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Gamble, Abruzzino vie for open prosecutor seat

Abruzzino

LISBON — For the first time in 42 years, there will be a new Columbiana County prosecutor after the current prosecutor Robert Herron withdrew his bid for another term. Voters will get a chance to choose between someone who currently works in his office, Chief Assistant County Prosecutor John Gamble, and Vito Abruzzino, who has spent the much of his legal career serving in the military.

Gamble, 56, who has spent most of his life in the Winona area, has also spent most of his professional life prosecuting cases in Columbiana County. In his current position, Gamble has been involved in the day-to-day operations of the office for years and believes he is the most capable person for a position, knowledgeable about the gravity and experience it requires.

Abruzzino, 39, grew up in Niles and says he gained much of his law experience while serving in various positions in both the U.S. Army Judge Advocate General Corps (JAG) and Air Force. He achieved the rank of lieutenant colonel.

During his military career, he served as a trial counsel prosecutor at the U.S. Army’s Fort Jackson. Abruzzino said it was busy with about 1,000 drill sergeants and 80 percent of the female enlistees in the Army, a situation leading many complaints about sexual assaults.

“We had everything from pastors to porn stars doing training,” Abruzzino said, adding he worked with federal investigators helping them bring the most heinous stuff to justice as soon as he was appointed to that position.

Gamble

He also served as trial defense counsel in Fort Bragg, N.C., where he said he saw the other side, defending people charged with murder, sexual assault, theft and drugs.

Gamble also lists a variety of crimes he has successfully prosecuted — years prosecuting murders, burglaries, fraud and drug cases. Under Herron, Gamble said the office has been operated above politics. They have developed a good working relationship with local law enforcement officers and BCI investigators, working together to find justice.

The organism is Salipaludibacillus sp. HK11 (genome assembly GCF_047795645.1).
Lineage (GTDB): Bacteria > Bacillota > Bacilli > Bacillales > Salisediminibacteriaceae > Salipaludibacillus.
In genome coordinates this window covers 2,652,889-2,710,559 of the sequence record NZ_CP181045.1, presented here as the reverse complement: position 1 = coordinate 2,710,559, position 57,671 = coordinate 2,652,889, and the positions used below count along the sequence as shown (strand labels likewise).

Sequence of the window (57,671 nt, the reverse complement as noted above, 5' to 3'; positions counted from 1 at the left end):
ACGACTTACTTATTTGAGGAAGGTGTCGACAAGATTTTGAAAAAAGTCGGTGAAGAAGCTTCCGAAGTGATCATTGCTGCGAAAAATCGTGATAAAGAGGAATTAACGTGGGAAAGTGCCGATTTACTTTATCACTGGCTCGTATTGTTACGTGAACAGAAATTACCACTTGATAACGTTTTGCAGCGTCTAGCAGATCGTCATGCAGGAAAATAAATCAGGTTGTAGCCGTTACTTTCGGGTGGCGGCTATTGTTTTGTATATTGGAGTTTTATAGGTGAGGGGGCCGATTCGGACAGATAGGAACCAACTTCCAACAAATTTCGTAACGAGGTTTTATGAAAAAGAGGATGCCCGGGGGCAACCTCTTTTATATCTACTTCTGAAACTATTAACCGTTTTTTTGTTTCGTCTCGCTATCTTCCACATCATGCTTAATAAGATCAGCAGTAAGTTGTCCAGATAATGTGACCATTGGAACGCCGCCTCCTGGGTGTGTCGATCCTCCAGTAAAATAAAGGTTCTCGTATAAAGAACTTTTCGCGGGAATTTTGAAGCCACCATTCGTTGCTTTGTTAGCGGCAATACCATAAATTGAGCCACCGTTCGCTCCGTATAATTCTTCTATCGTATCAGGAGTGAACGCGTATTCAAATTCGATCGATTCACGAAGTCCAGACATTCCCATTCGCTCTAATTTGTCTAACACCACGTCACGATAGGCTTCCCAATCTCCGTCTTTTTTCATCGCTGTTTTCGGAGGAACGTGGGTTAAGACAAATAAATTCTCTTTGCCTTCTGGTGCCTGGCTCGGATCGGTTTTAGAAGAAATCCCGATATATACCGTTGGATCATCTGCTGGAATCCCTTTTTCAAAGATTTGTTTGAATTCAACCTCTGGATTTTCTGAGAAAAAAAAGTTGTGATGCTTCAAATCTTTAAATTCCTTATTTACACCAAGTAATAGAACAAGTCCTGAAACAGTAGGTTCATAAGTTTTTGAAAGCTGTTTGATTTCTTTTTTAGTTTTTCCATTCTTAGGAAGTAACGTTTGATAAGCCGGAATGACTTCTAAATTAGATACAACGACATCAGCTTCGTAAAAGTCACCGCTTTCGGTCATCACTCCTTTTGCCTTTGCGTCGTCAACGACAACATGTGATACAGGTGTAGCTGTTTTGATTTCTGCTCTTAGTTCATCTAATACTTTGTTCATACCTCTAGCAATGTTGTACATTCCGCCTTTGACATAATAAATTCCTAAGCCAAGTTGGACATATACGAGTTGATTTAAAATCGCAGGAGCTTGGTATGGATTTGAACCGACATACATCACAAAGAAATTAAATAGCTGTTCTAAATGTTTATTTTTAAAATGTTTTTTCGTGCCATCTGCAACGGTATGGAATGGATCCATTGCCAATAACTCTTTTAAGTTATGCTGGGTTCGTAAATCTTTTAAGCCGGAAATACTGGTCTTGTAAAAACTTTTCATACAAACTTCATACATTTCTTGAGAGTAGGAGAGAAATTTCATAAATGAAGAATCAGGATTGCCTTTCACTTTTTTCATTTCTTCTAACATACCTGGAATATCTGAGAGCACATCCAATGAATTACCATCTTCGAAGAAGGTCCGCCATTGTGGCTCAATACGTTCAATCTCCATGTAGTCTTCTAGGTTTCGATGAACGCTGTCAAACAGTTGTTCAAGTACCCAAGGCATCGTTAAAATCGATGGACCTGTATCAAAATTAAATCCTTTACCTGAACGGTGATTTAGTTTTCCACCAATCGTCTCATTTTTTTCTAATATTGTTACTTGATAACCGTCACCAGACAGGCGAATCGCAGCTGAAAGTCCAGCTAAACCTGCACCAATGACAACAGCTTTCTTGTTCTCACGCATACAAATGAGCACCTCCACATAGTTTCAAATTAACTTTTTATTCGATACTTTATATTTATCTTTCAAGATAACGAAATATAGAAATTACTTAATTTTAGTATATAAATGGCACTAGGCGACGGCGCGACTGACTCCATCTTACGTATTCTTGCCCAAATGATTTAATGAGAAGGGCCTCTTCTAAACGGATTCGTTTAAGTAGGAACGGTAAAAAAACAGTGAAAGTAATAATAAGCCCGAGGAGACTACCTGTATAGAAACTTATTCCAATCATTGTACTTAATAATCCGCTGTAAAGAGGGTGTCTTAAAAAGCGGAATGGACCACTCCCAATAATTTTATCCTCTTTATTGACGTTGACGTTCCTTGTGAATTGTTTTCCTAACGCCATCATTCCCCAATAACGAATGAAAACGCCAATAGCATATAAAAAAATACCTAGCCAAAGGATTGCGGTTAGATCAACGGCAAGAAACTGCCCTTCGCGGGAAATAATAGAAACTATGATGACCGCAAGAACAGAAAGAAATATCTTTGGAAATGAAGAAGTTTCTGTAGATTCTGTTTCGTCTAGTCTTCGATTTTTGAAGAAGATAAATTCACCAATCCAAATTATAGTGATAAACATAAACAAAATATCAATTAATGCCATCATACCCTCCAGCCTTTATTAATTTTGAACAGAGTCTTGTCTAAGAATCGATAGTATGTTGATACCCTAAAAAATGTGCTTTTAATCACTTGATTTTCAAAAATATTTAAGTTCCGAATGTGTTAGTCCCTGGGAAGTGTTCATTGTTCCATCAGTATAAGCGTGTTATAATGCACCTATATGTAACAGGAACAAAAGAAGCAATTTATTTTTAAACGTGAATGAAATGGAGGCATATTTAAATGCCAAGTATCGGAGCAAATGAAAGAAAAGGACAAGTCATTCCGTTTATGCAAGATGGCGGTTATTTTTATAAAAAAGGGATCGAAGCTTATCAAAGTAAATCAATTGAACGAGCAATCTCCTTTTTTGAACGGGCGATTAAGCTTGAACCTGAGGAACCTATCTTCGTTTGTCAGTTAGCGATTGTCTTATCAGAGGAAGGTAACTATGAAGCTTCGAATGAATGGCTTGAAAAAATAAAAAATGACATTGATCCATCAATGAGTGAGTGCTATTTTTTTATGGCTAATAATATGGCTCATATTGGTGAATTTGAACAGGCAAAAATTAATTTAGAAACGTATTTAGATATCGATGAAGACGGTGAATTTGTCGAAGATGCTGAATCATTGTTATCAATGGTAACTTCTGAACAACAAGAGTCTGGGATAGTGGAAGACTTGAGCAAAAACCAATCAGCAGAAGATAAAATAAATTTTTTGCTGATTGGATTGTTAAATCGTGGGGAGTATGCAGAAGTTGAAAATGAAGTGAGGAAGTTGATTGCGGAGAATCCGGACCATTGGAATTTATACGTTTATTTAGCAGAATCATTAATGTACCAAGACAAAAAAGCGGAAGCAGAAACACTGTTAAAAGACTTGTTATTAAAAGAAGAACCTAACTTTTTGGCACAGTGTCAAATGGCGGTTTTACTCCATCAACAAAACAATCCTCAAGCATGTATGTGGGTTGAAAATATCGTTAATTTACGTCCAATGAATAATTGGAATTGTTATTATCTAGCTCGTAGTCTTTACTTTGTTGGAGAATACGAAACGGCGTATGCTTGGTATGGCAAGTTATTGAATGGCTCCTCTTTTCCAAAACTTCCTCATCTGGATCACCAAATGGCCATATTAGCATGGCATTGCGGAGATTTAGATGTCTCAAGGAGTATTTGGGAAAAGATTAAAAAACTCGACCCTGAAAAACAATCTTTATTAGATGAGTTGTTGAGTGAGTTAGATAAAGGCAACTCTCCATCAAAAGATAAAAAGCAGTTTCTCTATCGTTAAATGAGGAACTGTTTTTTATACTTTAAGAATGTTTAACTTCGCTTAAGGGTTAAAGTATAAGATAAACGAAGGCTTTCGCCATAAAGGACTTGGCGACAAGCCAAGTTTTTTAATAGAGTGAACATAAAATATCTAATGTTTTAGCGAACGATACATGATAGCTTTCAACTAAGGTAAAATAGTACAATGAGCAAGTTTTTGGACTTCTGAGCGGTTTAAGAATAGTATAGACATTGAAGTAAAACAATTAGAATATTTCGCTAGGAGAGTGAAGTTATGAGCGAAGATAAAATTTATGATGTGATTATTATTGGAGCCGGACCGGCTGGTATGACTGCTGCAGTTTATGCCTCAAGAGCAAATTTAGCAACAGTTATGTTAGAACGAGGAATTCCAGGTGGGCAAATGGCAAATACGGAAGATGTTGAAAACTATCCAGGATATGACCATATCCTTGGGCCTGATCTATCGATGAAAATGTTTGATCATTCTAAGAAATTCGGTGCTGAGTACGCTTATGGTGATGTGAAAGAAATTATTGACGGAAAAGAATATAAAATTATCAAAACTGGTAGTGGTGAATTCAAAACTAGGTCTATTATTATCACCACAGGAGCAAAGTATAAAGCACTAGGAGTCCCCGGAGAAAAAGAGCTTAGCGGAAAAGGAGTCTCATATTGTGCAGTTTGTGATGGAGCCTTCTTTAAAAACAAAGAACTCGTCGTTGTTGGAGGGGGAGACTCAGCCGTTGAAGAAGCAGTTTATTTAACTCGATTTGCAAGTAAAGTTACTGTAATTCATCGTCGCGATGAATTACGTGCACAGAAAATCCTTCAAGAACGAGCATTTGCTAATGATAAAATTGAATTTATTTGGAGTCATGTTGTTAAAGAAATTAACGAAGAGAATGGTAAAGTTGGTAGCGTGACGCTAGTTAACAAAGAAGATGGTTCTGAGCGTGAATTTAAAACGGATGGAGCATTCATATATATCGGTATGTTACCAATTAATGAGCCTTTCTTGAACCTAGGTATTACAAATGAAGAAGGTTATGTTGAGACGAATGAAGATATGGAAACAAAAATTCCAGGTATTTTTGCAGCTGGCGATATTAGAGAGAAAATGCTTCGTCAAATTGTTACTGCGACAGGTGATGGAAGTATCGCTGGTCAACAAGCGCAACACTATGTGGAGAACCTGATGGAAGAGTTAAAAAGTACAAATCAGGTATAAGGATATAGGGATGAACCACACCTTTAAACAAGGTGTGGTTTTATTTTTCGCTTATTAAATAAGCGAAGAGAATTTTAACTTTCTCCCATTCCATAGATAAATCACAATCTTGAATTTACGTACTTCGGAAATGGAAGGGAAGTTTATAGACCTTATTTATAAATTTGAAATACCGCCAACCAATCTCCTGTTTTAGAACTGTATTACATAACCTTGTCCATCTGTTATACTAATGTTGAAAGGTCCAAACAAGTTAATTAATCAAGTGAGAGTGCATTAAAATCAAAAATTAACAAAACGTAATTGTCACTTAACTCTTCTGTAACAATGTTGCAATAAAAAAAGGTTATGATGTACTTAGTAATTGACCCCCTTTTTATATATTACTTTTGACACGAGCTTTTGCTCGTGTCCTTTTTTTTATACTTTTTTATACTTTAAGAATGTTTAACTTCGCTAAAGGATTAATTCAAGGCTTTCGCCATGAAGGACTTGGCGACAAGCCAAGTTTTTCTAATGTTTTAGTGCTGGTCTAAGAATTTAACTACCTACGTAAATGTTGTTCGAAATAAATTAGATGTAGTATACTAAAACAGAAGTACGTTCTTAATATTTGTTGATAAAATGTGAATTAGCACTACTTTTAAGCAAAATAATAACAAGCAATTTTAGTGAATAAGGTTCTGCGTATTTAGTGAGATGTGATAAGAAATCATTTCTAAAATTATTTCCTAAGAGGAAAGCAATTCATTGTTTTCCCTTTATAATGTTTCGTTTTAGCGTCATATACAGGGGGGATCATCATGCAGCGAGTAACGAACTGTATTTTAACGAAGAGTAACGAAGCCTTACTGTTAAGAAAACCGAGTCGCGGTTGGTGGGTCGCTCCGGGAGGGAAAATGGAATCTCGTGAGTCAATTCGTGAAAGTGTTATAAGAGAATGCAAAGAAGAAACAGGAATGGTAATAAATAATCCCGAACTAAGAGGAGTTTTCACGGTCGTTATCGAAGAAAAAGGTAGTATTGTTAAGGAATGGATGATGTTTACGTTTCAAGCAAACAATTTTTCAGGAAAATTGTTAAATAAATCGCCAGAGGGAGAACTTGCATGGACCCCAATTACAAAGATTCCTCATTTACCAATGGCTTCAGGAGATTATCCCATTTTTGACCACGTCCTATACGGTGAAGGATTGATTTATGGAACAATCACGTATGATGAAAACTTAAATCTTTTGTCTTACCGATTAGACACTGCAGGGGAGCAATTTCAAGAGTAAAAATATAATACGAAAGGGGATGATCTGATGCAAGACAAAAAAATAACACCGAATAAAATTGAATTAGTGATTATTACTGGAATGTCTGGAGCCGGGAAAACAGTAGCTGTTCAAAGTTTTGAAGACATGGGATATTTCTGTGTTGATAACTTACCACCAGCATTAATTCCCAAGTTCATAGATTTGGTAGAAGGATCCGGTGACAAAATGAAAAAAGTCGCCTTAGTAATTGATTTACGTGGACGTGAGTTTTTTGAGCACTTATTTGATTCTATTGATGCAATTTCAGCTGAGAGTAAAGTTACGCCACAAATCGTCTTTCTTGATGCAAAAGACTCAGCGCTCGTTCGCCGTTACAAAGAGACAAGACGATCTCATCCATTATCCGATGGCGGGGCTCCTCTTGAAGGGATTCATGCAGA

“I feel like I’ve had an impact beyond our office,” Gamble said, adding for instance he has worked to make sure others understand what goes into writing search warrants, which helps police officers to think about what challenges they may face down the road in court.

Additionally, Gamble said he has worked with the victims of crime and the public at large as they seek to help people understand the process of gaining justice in the cases affecting their loved ones, their families or themselves.

Gamble said the current prosecutor’s office never purposefully overcharges someone in this county and the defense lawyers in other counties have told him they appreciate the decision-making that comes from their office. Gamble said he does not practice gamesmanship.

“I believe we have the most seasoned and talented group of trial lawyers anywhere in the area,” Gamble said, noting Herron has made certain the attorneys in the prosecutor’s office continue to train.

Both Abruzzino and Gamble talk about drugs posing one of the biggest problems in Columbiana County. Abruzzino said whenever he comes into Lisbon, he sees the lines of people outside a local clinic waiting to get the drugs they are using to help wean themselves off controlled substances. He questions what is being done right and what’s being done wrong. He would like another drug court in the Common Pleas Court. There is already one at county Municipal Court.

Abruzzino said he has helped to set up a veterans court in Mahoning County and he knows the process is tedious, but worth it. While the deaths have gone down, Abruzzino said, the cases are still up.

Gamble said drug-related charges are a part of nearly every case in Columbiana County right now. Violent crimes and thefts usually have an underlying substance abuse problem. Gamble expressed the importance of making sure those with substance abuse problems are given a chance to go for treatment for crystal meth, heroin and other substance abuse they are facing, at least the first time they find themselves facing a lower level felony charge.

Not only will the prosecutor’s office have a new leader, but Brian McLaughlin, who most recently has served as the leader of the county drug task force is the only name on the ballot for the sheriff’s position this year. Gamble said the prosecutor’s office supported McLaughlin’s role as the director of the DTF and McLaughlin has worked well with the prosecutor’s office in the past. Gamble expects McLaughlin will be a successful sheriff.

Although there have been some contentious moments between some members of the sheriff’s department in the past, Gamble said he has never wanted an acrimonious relationship with them and in contrast has always had a good relationship with many of the detectives investigating cases in the sheriff’s office.

Abruzzino notes that the current prosecutor’s office may have a 96 percent success rate prosecuting cases, but he questions why there are so many unsolved or unprosecuted murders in the county. He said he has been approached by families of murder victims in Columbiana County, questioning why nothing has happened with the case involving their loved one.